Solace Blog

Meet Peter, Physical Therapist

Meet Peter | Occupational Therapist

July 23, 2021
Mike Ralston

Meet Peter, occupational therapist at Solace Pediatric Home Healthcare. A member of the Solace team for two years, Peter earned his bachelor’s degree in psychology and his master’s degree in occupational therapy from the University of Florida.

Describe your role at Solace:

If I had to give an “elevator speech” on what an occupational therapist does, I would say something to the effect of, “an OT teaches clients how to perform basic activities of daily living”. For adults, these are activities such as brushing your teeth, using the restroom, putting on clothes, etc. While this is true for children, it can all be tied together with play! Play is how children are able to interact with their community, how children are able to learn new skills, and how a child is able to find where they fit in their environment. I incorporate a highly play-based approach in my therapy sessions to teach children new skills and be able to apply them in other environments, such as being able to take turns when playing with other children, or translate the skills needed from placing clothes on a doll to placing clothes on themselves, as well as help teach some gross motor skills for a child to be able to navigate their community or play games with other children.

What do you like most about your job?

My favorite aspect of working with my families is learning about new cultures. Being a diverse city, such as Denver, I get to work with people from all over the world – Eritrea, Mexico, Vietnam, and Nepal to name a few. During my time with the children, I get to learn more about where they come from, occasionally sample popular dishes, and pick up bits and pieces of their native languages. I have a lot of fun pointing out some of these places on a map with my kiddos!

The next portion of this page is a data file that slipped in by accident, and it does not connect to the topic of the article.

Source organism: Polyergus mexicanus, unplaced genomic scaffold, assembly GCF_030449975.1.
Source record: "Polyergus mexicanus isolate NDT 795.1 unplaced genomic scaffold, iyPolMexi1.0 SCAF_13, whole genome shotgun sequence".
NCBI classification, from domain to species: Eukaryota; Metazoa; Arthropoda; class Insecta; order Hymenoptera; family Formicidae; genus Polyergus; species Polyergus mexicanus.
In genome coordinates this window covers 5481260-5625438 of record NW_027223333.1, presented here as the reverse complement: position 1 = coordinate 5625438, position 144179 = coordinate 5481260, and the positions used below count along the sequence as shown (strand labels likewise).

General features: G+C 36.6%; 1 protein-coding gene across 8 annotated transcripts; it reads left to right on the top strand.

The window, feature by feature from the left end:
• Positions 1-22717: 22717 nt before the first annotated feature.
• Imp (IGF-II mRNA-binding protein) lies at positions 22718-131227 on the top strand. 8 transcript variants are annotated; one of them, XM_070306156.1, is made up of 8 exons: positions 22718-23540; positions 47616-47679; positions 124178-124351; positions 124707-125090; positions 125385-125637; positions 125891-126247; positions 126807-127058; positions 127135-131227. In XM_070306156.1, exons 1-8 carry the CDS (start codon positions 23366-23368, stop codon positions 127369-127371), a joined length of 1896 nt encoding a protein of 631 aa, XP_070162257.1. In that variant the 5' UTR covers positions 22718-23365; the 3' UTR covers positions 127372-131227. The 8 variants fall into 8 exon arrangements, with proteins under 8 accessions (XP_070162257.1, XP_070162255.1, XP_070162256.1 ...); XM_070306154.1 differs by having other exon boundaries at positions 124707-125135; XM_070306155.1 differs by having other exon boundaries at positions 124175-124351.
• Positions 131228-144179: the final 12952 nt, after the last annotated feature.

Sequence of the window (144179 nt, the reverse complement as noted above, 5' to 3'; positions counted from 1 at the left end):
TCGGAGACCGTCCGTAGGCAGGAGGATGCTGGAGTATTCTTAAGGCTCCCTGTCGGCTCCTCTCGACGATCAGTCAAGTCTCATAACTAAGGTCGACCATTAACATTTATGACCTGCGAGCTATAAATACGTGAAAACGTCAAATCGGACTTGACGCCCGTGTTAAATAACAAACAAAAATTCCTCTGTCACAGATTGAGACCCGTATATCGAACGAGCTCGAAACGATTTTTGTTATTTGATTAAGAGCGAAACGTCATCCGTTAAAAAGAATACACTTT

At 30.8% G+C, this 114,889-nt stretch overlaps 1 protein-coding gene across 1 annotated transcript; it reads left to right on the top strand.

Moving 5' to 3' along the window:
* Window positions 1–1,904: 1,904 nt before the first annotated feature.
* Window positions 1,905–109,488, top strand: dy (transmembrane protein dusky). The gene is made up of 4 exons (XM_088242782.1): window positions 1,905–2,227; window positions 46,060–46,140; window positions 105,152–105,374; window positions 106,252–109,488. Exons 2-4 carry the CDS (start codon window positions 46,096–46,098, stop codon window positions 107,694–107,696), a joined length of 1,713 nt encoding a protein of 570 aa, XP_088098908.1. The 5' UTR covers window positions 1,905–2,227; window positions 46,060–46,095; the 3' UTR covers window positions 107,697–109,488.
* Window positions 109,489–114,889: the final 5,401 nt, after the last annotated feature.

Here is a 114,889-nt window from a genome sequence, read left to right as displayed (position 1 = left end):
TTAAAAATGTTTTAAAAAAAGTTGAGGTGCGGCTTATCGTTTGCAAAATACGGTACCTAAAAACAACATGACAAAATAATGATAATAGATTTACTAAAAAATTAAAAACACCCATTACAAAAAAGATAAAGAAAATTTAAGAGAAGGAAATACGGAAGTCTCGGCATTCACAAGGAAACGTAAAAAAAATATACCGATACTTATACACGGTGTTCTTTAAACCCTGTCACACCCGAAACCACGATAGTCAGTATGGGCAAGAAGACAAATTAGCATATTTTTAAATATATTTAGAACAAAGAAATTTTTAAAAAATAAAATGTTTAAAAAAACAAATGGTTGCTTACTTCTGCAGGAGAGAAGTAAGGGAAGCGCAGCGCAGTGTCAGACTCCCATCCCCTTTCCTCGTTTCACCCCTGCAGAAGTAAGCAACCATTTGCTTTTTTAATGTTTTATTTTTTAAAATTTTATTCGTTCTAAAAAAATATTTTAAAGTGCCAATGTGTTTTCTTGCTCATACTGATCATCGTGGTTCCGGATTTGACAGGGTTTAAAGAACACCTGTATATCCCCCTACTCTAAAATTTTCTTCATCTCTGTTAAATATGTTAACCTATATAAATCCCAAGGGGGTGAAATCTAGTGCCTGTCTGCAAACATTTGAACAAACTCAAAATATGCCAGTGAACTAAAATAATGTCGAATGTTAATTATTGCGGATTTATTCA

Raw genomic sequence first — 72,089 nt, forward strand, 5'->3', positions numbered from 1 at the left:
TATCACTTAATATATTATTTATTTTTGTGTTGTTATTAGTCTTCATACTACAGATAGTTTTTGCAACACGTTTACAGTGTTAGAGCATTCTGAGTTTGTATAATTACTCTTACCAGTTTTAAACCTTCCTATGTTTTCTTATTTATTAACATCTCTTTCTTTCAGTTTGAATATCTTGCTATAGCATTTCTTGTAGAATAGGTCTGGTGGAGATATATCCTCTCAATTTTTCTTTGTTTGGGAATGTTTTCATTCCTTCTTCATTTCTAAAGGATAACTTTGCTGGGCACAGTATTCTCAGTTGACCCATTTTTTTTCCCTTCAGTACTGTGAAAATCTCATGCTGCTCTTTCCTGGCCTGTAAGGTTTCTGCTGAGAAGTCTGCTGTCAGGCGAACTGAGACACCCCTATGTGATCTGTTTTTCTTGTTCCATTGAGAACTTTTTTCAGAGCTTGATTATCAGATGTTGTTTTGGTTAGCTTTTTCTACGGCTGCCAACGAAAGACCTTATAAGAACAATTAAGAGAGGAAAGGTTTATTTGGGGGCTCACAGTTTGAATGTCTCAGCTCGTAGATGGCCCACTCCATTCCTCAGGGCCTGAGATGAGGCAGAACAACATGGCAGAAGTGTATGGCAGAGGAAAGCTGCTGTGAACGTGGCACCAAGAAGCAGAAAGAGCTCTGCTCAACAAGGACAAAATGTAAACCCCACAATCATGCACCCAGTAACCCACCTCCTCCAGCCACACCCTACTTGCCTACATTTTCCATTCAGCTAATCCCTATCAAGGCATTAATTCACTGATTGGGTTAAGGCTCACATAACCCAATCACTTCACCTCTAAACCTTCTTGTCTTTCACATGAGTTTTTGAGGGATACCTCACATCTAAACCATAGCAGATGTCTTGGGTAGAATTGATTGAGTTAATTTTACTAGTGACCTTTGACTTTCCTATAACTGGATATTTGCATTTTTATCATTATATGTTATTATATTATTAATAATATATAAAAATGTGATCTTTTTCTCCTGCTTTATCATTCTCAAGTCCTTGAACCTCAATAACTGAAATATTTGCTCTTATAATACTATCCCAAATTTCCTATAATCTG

What do you find most challenging about your role with Solace?

Working with so many diverse cultures, I suppose, at times, the main challenge with some of my families has been a language barrier; however, I have access to various translators through Solace, which makes bridging this gap a bit easier. I have also been learning Spanish during my spare time as a way to communicate with families more directly. Conversations during therapy don’t always have to be all about business. I like learning about what the family did over the weekend, or about what the kiddo ate for breakfast, and how the family’s goals for therapy can change!

What are your hobbies?

In my spare time, I enjoy the great outdoors and am always planning the next road trip into the mountains. My favorite Colorado pastime is mountain biking and you can find me all over the Golden area pedaling up a hill, or at a bike park crashing down said hill! I also enjoy camping, video games, and disc golf!

What is your proudest accomplishment?

I have always had a passion working with children with special needs, particularly Autism Spectrum Disorder. As such, I would have to say earning my Masters Degree and moving to Colorado to continue the work that I love.

Who is your biggest inspiration?

My biggest inspirations are my parents. Being born to immigrant parents, I am very grateful to have been able to travel back and forth between the Philippines and Austria and grow up with two cultures. My mother also worked as a teacher assistant in a classroom for children with Autism, where I spent many summers volunteering, so without her, I would not have discovered my current profession!

What might someone be surprised to know about you?

I was born in the Philippines, and lived in Austria, with German being my first language!

How would someone describe you?

I would say that people describe me as rambunctious and fun-loving, yet compassionate and flexible when the situation calls for it. I am usually the first to celebrate the tiny milestones, like when one of my kiddos stacks a block to when one of my older kiddos is able to make a grilled cheese sandwich. I like to describe myself as going with the flow, which helps quite a bit during sessions with kiddos that I work with.

What would you be doing if you weren’t working at Solace?

I have some experience with children in outpatient, school, and some acute care (hospital) settings. I suppose if I was not working with Solace, I would probably seek opportunities with Children’s Hospital.

Share this Post